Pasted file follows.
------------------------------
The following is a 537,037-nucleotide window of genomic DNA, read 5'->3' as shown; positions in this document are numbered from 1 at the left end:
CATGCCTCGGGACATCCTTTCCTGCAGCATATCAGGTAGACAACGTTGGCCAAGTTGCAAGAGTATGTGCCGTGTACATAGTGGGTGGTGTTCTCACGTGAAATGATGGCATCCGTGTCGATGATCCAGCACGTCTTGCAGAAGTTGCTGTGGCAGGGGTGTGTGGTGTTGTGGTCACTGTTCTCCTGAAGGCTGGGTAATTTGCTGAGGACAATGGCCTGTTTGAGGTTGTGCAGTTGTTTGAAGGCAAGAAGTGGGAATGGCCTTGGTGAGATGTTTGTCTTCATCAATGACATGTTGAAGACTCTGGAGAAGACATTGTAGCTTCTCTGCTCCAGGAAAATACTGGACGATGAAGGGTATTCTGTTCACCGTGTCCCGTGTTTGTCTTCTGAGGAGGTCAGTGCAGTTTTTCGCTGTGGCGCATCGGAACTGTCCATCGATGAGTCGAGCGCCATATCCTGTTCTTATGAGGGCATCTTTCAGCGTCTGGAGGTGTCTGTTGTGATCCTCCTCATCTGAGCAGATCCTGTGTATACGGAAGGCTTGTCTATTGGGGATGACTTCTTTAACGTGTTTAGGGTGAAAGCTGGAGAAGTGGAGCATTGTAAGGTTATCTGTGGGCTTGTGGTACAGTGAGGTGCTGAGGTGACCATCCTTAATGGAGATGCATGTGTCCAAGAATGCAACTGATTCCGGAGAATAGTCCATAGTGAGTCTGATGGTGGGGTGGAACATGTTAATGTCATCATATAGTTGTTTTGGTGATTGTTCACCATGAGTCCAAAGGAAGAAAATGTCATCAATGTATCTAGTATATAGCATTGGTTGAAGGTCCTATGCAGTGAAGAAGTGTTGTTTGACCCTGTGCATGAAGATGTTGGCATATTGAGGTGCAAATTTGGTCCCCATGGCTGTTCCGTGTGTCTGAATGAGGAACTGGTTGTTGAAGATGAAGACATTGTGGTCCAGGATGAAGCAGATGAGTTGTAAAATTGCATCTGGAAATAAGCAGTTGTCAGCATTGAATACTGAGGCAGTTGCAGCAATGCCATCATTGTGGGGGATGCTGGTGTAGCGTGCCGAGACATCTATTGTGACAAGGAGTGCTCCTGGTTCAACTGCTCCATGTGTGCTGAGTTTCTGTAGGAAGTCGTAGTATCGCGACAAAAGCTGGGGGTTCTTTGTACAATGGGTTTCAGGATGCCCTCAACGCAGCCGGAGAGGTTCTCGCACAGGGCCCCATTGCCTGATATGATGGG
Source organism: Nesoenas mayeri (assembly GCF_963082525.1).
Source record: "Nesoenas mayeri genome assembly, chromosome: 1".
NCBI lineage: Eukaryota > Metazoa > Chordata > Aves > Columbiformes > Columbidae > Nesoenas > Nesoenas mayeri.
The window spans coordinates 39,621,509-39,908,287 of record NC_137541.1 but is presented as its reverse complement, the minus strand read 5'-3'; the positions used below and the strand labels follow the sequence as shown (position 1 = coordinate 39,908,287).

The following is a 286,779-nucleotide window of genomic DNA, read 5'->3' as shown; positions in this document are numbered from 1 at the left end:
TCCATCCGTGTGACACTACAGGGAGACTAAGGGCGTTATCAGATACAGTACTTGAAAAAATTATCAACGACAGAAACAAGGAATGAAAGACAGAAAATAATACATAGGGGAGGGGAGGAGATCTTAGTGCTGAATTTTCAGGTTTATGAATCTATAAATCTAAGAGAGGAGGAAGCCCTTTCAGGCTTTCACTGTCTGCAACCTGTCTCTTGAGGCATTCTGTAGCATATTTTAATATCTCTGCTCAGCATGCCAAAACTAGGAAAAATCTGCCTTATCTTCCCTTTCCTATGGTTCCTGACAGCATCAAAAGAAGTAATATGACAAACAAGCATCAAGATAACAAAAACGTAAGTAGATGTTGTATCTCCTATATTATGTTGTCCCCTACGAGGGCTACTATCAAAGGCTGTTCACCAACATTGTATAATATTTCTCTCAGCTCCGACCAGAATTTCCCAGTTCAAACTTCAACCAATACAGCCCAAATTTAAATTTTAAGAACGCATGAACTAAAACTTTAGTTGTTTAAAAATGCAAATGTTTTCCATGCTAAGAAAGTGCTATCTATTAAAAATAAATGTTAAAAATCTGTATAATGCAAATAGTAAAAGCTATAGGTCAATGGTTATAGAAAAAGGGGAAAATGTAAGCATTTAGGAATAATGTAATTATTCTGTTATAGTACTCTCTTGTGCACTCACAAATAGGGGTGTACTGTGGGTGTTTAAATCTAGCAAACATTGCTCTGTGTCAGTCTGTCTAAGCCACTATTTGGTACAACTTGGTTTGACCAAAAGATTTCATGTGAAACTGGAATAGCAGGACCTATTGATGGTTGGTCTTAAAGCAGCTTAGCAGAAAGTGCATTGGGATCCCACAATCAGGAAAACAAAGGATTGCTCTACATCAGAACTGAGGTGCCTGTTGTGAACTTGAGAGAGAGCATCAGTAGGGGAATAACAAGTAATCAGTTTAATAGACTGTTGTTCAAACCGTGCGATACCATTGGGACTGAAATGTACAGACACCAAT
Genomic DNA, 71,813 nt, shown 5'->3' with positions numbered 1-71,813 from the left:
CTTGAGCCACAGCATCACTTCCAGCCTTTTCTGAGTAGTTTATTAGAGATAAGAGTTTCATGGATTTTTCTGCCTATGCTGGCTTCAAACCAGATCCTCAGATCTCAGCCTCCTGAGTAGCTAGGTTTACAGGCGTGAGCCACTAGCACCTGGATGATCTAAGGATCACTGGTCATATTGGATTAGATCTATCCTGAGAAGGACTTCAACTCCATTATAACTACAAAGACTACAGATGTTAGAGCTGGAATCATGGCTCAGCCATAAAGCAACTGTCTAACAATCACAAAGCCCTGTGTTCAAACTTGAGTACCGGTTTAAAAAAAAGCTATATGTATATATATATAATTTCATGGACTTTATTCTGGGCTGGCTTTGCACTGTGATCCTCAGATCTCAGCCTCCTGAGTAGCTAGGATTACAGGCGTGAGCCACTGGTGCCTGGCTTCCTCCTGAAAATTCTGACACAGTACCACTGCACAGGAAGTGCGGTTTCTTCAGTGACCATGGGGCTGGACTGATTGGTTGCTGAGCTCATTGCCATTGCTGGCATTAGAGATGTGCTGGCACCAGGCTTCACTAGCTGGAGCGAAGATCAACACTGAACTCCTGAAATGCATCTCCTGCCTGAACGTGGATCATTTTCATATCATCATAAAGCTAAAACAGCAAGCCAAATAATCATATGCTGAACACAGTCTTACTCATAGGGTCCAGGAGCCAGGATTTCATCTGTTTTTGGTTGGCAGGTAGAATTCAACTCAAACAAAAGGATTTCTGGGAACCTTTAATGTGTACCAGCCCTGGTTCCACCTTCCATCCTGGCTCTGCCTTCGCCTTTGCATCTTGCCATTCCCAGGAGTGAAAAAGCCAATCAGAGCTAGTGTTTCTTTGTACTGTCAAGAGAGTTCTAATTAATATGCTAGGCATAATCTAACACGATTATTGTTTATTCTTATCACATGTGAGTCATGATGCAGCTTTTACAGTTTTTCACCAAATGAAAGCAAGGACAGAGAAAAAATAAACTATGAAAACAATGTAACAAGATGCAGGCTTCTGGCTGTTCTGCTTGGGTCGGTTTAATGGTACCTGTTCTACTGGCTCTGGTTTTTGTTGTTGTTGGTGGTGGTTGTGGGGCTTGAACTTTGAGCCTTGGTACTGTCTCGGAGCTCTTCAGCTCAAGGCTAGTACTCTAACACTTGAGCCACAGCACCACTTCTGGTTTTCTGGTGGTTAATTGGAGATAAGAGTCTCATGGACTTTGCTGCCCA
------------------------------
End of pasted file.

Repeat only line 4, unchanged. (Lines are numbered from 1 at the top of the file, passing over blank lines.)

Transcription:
Source record: "Nesoenas mayeri genome assembly, chromosome: 1".